Stadd said some of the smaller, entrepreneurial firms vying for a role in NASA’s new exploration plans ought to be very happy the White House picked Griffin.

“From an entrepreneurial standpoint, he has someone who has actually experienced what it is like to be on the other side of the table dealing with the government,” he said. “We haven’t had that before.”

Griffin told Space News in 2003 that the first Space Exploration Initiative never took hold because back in the early 1990s the Congress did not see the value in investing heavily in space exploration.

In an interview last November, Griffin said he felt today’s political atmosphere was different from what it was the last time the White House set big exploration goals for the space agency. But he said he was under no illusions that maintaining political support for the new effort would be in any way easy.

“Circumstances have changed in the years since I worked for NASA on the exploration initiative. We have a Republican White House and a Republican Congress,” he said in the interview. “I don’t know if the United States’ fiscal position is better or worse, but it is certainly different. We are also at war.”

Crucial time
Griffin is poised to take over a NASA that is preparing to fly the space shuttle for the first time since the February 2003 loss of the space shuttle Columbia.

He would also be taking over leadership of an agency that has been given a presidential directive to return to the moon by 2020 as a first step to human missions to Mars.

Bush, in laying out his vision for space exploration early last year, called for NASA to finish assembly of the international space station by 2010 and then retire the space shuttle fleet.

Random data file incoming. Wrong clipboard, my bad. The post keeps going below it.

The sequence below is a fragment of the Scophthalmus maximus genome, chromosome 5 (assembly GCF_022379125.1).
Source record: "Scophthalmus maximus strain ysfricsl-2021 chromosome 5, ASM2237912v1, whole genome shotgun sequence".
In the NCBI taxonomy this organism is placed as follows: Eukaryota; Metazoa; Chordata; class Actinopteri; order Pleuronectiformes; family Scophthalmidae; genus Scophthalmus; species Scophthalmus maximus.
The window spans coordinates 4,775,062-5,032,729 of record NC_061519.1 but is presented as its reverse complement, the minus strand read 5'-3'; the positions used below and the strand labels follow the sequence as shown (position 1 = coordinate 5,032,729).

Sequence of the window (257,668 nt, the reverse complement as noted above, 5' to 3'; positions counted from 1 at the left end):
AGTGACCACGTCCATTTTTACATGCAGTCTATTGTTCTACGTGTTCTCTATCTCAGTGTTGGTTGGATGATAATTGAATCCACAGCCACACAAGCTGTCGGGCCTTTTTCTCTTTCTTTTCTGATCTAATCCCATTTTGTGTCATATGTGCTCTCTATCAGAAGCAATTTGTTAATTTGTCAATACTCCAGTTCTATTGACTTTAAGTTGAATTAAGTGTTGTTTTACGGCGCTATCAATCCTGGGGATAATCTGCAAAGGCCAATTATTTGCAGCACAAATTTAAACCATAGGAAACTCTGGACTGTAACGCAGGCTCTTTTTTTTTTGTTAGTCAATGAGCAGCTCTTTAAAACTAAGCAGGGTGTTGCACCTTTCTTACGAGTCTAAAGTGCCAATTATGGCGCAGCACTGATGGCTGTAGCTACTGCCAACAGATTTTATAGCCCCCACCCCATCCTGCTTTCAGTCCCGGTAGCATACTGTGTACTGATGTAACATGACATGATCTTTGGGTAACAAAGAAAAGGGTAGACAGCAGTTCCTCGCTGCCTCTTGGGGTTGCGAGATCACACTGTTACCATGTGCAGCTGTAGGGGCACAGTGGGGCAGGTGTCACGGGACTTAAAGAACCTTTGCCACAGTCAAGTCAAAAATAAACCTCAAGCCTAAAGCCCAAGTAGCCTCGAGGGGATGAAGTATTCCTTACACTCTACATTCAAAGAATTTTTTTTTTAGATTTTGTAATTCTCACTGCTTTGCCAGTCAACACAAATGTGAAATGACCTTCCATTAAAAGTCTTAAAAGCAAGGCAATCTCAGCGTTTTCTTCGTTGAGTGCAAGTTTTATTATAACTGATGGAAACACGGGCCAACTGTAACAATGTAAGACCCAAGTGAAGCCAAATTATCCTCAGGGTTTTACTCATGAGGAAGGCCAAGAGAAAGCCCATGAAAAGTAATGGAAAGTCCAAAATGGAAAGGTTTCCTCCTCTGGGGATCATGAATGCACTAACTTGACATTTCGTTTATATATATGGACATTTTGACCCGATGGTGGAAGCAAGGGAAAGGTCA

Writing in Space News last March, Griffin made clear that he supports that goal.

“What is needed is to retire the shuttle orbiter and its expensive support infrastructure,” Griffin wrote. “It simply does not serve the needs of exploration and it is too expensive, too logistically fragile, and insufficiently safe for continued use as a low Earth orbit transport vehicle.”

NASA’s latest space shuttle launch manifest calls for conducting 28 missions by 2010 to complete the space station. Space agency officials are currently reviewing that manifest with an eye to cutting some of those flights.

Griffin has said in interviews that he thinks NASA ought to look at ways to retire the space shuttle sooner than 2010, such as using expendable rockets to launch some of the space station hardware still on the ground.

“If you truly believe that the shuttle can fly all 28 planned station assembly flights between now and 2010, then it’s unlikely that the switch would pay off,” he said last November. “But if you believe that it will take until 2014 or later, then it is quite logical to ask if we could save time and money by integrating some space station assembly payloads onto larger expendables.”

Heavy-lift debate
Griffin has said that returning to the moon will require the United States to build a new heavy-lift launch vehicle. He told the House Science Committee in October 2003 during a hearing on the future of human spaceflight that “it may not be impossible to consider returning to the moon or going to Mars without a robust heavy-lift launch capability, but it is certainly silly.”

Griffin has also stated his preference that United States use existing space shuttle hardware, such as the main engines, solid rocket booster and external tank, as the foundation for building the new heavy-lift launcher NASA may need to return to the moon.

Worden, who replaced Griffin as the technology deputy at the Strategic Defense Initiative Organization in the late 1980s, said he does not think Griffin would let his stated preferences for a shuttle-derived heavy-lifter interfere with NASA’s effort to reach an honest conclusion about the best way to go.

“I think he is going to be very open to whatever the best solution is,” Worden said. “He is a superb engineer and he listens to people.”

But even as NASA administrator, the decision would not be Griffin’s to make. The National Space Transportation Policy, updated by the White House late last year, decreed that any heavy-lift launcher decision would be made by the president after hearing the joint recommendation of the NASA administrator and the defense secretary.

That policy also says the preference should be given to heavy-lift launch designs based on the Atlas 5 and Delta 4 evolved expendable launch vehicles.